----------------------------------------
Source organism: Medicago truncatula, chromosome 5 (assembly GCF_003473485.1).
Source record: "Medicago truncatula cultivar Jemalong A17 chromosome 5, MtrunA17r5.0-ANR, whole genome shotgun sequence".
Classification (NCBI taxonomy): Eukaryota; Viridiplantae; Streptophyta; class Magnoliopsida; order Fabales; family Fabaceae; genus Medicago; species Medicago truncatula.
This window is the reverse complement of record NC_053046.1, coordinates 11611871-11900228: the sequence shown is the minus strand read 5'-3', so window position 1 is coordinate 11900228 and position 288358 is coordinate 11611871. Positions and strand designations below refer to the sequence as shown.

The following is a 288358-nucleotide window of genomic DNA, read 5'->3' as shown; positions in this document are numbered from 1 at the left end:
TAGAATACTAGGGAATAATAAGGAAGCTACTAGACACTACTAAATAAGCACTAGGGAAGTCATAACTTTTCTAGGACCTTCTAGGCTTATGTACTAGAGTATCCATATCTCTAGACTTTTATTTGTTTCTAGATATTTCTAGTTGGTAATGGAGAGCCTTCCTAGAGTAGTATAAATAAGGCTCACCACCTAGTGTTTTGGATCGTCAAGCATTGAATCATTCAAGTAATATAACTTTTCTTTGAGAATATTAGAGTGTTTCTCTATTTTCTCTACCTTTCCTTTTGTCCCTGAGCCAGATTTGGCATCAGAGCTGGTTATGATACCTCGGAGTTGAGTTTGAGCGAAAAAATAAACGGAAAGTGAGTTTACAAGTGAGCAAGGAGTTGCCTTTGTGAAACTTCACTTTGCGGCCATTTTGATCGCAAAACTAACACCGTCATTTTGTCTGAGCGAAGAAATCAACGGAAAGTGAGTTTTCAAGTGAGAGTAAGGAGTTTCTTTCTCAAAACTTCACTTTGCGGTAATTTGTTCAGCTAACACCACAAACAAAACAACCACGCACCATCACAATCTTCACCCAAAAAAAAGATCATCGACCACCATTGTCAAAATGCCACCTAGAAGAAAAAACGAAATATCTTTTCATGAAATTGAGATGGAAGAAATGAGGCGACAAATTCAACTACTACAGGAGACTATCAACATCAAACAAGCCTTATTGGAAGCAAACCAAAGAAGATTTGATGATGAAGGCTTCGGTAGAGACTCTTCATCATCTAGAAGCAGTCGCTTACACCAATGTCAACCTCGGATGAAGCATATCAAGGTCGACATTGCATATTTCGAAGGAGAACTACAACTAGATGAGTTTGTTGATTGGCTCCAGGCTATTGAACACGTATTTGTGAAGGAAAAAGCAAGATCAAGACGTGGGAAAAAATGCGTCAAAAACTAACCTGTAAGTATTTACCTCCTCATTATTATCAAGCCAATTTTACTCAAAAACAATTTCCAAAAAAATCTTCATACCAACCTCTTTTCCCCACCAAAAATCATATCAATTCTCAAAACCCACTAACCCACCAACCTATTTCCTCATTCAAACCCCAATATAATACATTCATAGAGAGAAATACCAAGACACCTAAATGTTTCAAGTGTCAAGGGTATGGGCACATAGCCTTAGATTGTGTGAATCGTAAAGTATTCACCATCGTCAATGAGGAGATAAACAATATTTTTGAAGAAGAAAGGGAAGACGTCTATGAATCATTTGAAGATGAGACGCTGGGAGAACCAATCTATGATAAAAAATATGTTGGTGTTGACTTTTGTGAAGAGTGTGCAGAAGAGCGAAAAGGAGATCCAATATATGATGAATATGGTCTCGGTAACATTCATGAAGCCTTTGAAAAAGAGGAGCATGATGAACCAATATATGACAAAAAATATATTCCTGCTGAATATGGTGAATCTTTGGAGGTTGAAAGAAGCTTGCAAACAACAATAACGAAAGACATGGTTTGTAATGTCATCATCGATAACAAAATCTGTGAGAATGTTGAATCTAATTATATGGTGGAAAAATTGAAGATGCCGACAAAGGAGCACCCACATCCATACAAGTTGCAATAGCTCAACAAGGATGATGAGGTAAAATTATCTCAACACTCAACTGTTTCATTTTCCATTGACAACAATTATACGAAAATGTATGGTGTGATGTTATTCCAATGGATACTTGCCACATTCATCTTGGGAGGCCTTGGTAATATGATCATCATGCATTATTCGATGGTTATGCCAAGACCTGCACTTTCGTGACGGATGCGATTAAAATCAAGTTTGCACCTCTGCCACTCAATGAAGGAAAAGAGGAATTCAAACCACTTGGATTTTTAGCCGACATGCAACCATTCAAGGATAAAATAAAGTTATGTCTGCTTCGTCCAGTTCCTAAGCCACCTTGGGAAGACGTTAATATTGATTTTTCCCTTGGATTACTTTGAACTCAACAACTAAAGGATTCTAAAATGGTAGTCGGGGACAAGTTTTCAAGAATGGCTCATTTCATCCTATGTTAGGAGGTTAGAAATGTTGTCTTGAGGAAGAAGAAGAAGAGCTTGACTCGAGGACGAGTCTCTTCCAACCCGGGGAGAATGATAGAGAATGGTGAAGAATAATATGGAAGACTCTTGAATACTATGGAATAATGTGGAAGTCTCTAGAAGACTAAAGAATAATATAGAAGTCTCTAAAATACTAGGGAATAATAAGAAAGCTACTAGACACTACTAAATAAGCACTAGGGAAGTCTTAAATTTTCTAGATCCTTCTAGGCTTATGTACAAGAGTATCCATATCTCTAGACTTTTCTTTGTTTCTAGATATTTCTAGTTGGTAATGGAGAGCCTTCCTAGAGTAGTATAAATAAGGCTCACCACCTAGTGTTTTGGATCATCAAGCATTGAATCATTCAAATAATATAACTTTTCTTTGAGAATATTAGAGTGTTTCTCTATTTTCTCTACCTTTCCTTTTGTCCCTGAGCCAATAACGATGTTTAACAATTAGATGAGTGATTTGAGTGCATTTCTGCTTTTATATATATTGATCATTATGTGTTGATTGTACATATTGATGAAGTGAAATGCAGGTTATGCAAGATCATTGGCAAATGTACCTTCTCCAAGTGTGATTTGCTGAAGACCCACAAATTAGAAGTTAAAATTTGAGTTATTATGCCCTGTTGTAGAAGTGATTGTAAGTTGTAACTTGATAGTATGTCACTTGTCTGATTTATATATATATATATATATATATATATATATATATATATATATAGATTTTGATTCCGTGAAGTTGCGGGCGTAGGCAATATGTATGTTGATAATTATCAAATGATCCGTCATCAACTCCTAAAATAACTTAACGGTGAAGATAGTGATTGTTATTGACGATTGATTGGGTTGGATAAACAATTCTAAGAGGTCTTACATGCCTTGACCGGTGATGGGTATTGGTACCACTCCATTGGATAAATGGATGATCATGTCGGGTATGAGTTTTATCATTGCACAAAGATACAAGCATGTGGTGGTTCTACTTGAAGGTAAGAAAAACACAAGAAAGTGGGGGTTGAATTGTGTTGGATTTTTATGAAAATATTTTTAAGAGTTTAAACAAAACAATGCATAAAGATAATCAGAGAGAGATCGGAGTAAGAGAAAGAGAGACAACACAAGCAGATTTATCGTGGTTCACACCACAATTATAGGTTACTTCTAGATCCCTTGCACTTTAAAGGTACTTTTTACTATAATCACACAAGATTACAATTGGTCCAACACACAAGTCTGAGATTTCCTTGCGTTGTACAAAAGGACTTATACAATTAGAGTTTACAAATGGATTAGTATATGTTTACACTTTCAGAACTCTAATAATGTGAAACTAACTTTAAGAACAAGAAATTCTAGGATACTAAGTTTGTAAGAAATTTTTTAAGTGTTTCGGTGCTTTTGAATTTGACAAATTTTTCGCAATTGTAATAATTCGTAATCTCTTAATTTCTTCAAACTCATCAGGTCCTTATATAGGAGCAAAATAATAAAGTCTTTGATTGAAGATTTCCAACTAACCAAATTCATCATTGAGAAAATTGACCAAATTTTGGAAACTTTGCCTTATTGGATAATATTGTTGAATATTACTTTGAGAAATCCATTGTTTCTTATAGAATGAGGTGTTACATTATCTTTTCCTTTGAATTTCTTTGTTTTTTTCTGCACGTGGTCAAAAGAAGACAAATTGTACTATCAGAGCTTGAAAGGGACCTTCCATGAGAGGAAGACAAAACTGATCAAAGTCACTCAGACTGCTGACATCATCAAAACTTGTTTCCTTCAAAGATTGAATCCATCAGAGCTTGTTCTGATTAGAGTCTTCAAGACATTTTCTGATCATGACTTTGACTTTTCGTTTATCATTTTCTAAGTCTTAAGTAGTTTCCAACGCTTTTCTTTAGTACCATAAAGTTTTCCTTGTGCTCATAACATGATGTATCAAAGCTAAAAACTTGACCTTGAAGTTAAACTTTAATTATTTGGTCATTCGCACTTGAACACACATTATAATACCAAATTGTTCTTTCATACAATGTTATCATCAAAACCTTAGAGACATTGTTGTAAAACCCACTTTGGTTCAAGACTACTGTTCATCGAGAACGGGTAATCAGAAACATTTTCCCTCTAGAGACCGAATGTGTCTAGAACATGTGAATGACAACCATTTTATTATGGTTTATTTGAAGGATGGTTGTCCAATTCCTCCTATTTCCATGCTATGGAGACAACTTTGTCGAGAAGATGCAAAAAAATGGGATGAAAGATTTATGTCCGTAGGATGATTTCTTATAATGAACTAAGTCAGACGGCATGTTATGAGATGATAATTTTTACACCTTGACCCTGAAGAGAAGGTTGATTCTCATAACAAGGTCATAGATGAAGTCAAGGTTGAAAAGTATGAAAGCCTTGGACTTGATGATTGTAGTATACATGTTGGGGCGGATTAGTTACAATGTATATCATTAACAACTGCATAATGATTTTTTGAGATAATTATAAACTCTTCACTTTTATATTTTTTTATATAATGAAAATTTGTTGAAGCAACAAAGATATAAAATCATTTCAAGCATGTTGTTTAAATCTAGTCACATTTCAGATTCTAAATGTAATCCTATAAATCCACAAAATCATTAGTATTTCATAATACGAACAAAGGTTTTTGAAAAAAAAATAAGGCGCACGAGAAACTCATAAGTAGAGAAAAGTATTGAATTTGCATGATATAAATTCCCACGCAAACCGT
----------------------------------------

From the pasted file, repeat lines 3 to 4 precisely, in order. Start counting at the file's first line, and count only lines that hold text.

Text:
Classification (NCBI taxonomy): Eukaryota; Viridiplantae; Streptophyta; class Magnoliopsida; order Fabales; family Fabaceae; genus Medicago; species Medicago truncatula.
This window is the reverse complement of record NC_053046.1, coordinates 11611871-11900228: the sequence shown is the minus strand read 5'-3', so window position 1 is coordinate 11900228 and position 288358 is coordinate 11611871. Positions and strand designations below refer to the sequence as shown.